According to the Assistance Association for Political Prisoners (AAPP), as of November 2019, there are 633 individuals oppressed in Burma due to political activity, 80 serving prison sentences, 180 awaiting trial inside prison and 373 awaiting trial outside prison.33 Many of those oppressed will be Indigenous people legitimately and peacefully exercising their fundamental rights, who are oppressed under arbitrary laws designed to stifle political opposition (see Indigenous World 2019). The arbitrary use of such laws is reminiscent of military oppression and contradicts the National League of Democracy’s (NLD) promise of democracy and human rights running contrary to pre-election commitments to “revoke legislation that harms the freedom and security that people should have by right.”34

On the 72nd Union Day, symbolic for marking the promise for autonomy for ethnic states in a federal Myanmar, as per the 1947 Panglong Agreement, 21 Karreni youth were injured during a peaceful protest against the erection of a Gen. Aung San Statue in Loikaw as police fired rubber bullets and used water cannons against protestors. Subsequently, 45 protestors were charged under Section 19 of the Peaceful Assembly and Peaceful Procession Law (PAPPL).

In response the UN Special Rapporteur on the situation of human rights in Myanmar stated that the case represented “another example of the Government sidelining the rights of ethnic minorities and failing to truly do what is necessary to unite the country and bring about peace and democracy.”35 Following the agreement between the Kayah State Government and protest leaders, the charges against protesters were later dropped.36 However, the perception that the spree of erecting Gen. Aung San statues forcibly in this way is “damaging to General Aung San’s reputation”37 was reiterated in Chin State where plans for another bronze statue were unveiled.38

Elsewhere, a Kachin protestor, Ja Hkawn was charged under Section 20 of the PAPPL and was sentenced to pay a 10,000 kyat fine for leading a protest to permanently halt the controversial, Chinese-backed, Myitsone dam project in Kachin State39 in an area of cultural and historical significance to the Kachin groups and will flood 60 villages and re-locate over 15,000 people living on Indigenous land.40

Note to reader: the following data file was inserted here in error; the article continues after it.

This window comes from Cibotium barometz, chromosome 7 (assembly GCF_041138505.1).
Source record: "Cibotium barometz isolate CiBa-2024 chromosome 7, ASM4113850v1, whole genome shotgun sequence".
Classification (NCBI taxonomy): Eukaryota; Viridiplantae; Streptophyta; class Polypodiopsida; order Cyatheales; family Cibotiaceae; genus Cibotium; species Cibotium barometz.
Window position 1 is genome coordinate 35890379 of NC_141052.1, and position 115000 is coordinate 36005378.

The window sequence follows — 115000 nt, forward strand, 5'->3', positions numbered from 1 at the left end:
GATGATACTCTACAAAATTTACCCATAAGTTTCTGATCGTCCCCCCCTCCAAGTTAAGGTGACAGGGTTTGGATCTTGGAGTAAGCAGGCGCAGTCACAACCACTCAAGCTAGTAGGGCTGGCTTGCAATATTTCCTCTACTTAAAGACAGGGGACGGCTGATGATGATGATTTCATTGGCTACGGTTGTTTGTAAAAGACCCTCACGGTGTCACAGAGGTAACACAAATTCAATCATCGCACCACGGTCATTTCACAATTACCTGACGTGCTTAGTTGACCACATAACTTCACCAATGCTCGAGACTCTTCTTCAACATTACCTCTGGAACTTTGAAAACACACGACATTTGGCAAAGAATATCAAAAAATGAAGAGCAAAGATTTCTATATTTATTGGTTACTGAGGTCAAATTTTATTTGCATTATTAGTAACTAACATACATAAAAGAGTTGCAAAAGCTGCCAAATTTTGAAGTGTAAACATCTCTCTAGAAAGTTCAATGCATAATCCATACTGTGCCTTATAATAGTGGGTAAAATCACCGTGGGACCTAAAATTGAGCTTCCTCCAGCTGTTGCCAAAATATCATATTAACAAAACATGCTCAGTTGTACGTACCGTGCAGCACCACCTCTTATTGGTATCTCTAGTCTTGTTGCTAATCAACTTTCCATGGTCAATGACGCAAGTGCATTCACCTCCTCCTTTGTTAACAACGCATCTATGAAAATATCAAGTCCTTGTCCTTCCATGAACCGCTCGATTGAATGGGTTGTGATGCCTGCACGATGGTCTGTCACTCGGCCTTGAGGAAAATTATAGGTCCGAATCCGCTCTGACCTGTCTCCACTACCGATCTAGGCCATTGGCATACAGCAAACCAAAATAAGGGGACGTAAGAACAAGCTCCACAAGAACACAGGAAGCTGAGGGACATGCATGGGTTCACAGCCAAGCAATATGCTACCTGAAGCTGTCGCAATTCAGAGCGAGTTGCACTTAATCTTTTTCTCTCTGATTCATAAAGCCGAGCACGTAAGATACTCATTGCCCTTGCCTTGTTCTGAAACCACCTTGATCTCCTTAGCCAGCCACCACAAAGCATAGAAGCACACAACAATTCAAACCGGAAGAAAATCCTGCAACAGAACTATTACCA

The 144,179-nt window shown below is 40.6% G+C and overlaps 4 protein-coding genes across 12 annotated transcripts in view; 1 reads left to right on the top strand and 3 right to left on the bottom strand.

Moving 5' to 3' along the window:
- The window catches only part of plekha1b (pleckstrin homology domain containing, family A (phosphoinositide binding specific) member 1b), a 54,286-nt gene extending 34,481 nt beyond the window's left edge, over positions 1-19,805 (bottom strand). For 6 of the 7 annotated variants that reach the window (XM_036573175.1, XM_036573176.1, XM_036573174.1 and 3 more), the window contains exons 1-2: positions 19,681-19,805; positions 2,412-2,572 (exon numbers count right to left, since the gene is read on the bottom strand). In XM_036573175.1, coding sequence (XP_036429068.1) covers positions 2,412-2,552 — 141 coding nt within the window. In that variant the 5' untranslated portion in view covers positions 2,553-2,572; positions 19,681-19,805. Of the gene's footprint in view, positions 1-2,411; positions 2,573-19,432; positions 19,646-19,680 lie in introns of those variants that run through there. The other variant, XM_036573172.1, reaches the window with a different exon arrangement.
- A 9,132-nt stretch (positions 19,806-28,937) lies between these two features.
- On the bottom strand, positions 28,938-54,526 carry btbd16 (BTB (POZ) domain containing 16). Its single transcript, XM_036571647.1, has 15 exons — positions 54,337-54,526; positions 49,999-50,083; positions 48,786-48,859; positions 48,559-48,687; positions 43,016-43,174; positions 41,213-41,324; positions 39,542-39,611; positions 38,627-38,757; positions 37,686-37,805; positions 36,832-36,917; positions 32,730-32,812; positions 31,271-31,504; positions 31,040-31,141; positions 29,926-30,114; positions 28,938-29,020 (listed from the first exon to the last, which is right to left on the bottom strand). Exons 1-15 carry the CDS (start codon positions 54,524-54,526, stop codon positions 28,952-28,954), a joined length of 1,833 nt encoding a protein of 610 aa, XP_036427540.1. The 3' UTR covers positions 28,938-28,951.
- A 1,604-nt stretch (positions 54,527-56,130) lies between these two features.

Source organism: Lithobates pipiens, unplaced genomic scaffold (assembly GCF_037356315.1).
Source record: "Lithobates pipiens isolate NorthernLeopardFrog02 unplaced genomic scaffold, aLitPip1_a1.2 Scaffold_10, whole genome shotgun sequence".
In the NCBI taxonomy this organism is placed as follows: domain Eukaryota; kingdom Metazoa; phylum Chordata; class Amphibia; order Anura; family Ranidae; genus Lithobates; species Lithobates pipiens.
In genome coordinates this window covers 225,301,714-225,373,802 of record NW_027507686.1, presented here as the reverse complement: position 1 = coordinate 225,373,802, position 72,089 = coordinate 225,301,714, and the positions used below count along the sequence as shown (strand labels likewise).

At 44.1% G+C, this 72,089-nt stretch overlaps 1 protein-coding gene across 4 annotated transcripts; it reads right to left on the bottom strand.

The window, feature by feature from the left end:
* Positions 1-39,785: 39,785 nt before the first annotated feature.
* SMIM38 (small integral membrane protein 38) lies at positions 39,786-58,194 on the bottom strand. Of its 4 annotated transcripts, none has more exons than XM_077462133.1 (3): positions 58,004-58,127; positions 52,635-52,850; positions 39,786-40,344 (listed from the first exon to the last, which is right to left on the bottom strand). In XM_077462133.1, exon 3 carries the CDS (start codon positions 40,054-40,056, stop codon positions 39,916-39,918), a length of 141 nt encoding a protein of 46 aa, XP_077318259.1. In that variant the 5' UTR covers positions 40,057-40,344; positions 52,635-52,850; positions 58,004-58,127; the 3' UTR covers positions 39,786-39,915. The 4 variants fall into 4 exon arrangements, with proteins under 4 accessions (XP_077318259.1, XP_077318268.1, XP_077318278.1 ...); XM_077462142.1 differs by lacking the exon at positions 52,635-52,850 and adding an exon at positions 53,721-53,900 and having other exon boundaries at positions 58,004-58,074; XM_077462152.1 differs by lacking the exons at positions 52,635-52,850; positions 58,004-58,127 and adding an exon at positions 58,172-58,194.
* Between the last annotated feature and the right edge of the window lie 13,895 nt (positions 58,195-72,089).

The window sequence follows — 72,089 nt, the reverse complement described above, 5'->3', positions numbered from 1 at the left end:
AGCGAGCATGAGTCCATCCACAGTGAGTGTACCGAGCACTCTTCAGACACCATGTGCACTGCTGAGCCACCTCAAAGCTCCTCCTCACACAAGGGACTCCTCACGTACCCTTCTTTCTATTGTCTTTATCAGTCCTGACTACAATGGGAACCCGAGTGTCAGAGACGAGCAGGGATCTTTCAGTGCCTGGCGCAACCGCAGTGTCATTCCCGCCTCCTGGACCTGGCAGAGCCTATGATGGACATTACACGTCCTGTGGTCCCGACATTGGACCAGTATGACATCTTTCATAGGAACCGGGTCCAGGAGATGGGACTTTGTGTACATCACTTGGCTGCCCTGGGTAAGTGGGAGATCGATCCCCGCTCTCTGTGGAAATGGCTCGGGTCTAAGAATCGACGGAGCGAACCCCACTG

Events that signify cultural or historical significance are also targeted by oppressive laws. In March, Dr. Aye Maung and author Wai Hin Aung, were both sentenced to 22 years imprisonment for high treason under section 122 and 505(b) of the Penal Code for having given speeches at an event commemorating the 233rd anniversary of the fall of the Arakan Kingdom in Arakan State.41 Furthermore, three activists including the Chairwoman of the Karen Women Union, Naw Ohn Hla, were charged under Section 20 of PAPPL for organising a Karen Martyr’s Day event in Rangoon on 12 August.42

Police from Myitkyina made a complaint during a September protest in Kachin State against the freedom of speech protestors from the Athan, Nhkum La Nu and Malang Hka Mai groups who held placards that read “war is not the answer” and “we hate war”.43


Notes and references

  1. Coalition of Indigenous Peoples’ in Myanmar, Joint Submission to the UN Universal Periodic Review, March
  2. Section 3 of the Burma Citizenship Law 1982, PyithuHluttaw Law No 4 of
  3. Slogan used by Indigenous organisations, farmer networks and other civil society for advocacy
  4. See for example, Land In Our Hands, Civil Society statement on Myanmar Vacant Fallow and Virgin Land Managament https://www.farmlandgrab.org/ post/view/28590-civil-society-organizations-statement-on-myanmar-vacant- fallow-and-virgin-land-management.
  5. A/HRC/42/CRP.5 https://www.ohchr.org/Documents/HRBodies/HRCouncil/ FFM-Myanmar/20190916/A_HRC_42_CRP.5.pdf.
  6. MOI Webportal Myanmar, 4 October 2019: https://www.facebook.com/ MOIWebportalMyanmar/posts/2319230631538123.